To RFP or not to RFP, that is the question
Picture this: A fortune 1000 company has pulled multiple business units across the globe to evaluate its investment in, and execution of, search engine marketing. A long list of questions was explored. What works? What doesn´t? When is it best for the business units to make their own decisions and when is it best to centralize? Two months and many stakeholder meetings later, a decision has been made to select an external vendor.
One would think that the hardest part would be over, yet nothing could be further from the truth. The burden of sifting through the myriad options to actually execute on search has fallen on the shoulders of one marketing manager. His boss, and his boss´s boss have entrusted him to gather the data and present a recommendation. And so the process begins.
While those of us in the industry can differentiate between an SEM firm that offers a proprietary technology and a technology company that offers some SEM services, the distinction is not as obvious to the marketing manager. I took one look at the list and I realized that he was not only comparing apples to oranges, but to mangoes and even some lemons. We cleaned up the list and the request for proposal was sent to those who had made it to this round.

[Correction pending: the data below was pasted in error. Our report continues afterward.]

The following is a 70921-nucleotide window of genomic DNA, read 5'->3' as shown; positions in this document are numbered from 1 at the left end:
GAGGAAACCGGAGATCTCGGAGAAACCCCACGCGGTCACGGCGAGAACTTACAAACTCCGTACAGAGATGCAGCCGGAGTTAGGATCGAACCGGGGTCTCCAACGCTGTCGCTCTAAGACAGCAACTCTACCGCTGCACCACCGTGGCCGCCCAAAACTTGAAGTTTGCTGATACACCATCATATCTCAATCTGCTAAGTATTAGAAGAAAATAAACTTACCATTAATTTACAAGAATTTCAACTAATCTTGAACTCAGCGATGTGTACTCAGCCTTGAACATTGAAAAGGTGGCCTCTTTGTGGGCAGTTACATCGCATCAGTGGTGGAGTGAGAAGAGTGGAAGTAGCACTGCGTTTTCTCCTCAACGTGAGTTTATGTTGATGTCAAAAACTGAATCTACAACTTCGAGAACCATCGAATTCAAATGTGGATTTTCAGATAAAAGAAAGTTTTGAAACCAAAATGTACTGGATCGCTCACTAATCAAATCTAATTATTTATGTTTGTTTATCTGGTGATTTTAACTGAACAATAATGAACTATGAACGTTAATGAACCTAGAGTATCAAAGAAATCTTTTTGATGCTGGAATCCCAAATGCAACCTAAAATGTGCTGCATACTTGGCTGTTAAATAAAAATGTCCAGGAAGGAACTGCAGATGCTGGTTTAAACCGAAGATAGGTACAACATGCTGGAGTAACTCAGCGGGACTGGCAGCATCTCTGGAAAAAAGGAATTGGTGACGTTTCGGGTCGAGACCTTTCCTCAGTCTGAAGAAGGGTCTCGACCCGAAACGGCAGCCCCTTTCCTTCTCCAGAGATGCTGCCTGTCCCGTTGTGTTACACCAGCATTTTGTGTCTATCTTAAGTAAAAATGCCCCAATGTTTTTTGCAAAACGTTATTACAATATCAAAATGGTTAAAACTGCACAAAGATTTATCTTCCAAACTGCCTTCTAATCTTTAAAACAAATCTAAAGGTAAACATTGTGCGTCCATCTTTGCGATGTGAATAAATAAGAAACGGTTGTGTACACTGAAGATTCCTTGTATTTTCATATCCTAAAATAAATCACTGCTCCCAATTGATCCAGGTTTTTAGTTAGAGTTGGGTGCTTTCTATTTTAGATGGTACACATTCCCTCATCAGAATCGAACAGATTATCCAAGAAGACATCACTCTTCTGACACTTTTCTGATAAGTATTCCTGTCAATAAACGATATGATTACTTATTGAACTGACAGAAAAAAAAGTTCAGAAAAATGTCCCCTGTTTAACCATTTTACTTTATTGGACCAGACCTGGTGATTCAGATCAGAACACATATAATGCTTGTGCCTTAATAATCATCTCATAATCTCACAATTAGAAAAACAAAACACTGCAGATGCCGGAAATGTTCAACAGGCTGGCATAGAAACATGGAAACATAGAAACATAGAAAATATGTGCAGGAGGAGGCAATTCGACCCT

Perhaps there is nothing more detested by SEM agencies than the dreaded RFP. After all, answering a series of dry questions is not the best means of expressing a company´s history, culture and success stories. And so most agencies either deliver standard, canned answers to these questions or simply refuse to answer a RFP.
To put this succinctly, perhaps an RFP is not the fast ticket to winning a new client, but not responding to an RFP is a sure way to guarantee that you are not even in the race. Through the eyes of a Fortune 1000 company executive who has endured endless hours of internal organization to even get to the point of issuing an RFP, refusing to respond simply makes his job harder.
As many of us know, there is a good deal of smoke and mirrors when it comes to search marketing materials. A quick tour of any search engine strategies show provides immediate proof of this. And once again, while insiders can navigate this fragmented landscape quite easily, it is a shame that we leave those who are ultimately paying for our business to make sense of the mess. This, in my opinion, is why RFPs exist at all.
So for those who wish they never had to write another RFP response in their life, herein lies the answer. If we all spent more time crystallizing our service offerings and providing normalized comparisons of products, we would be spending much less time with the dreaded RFP.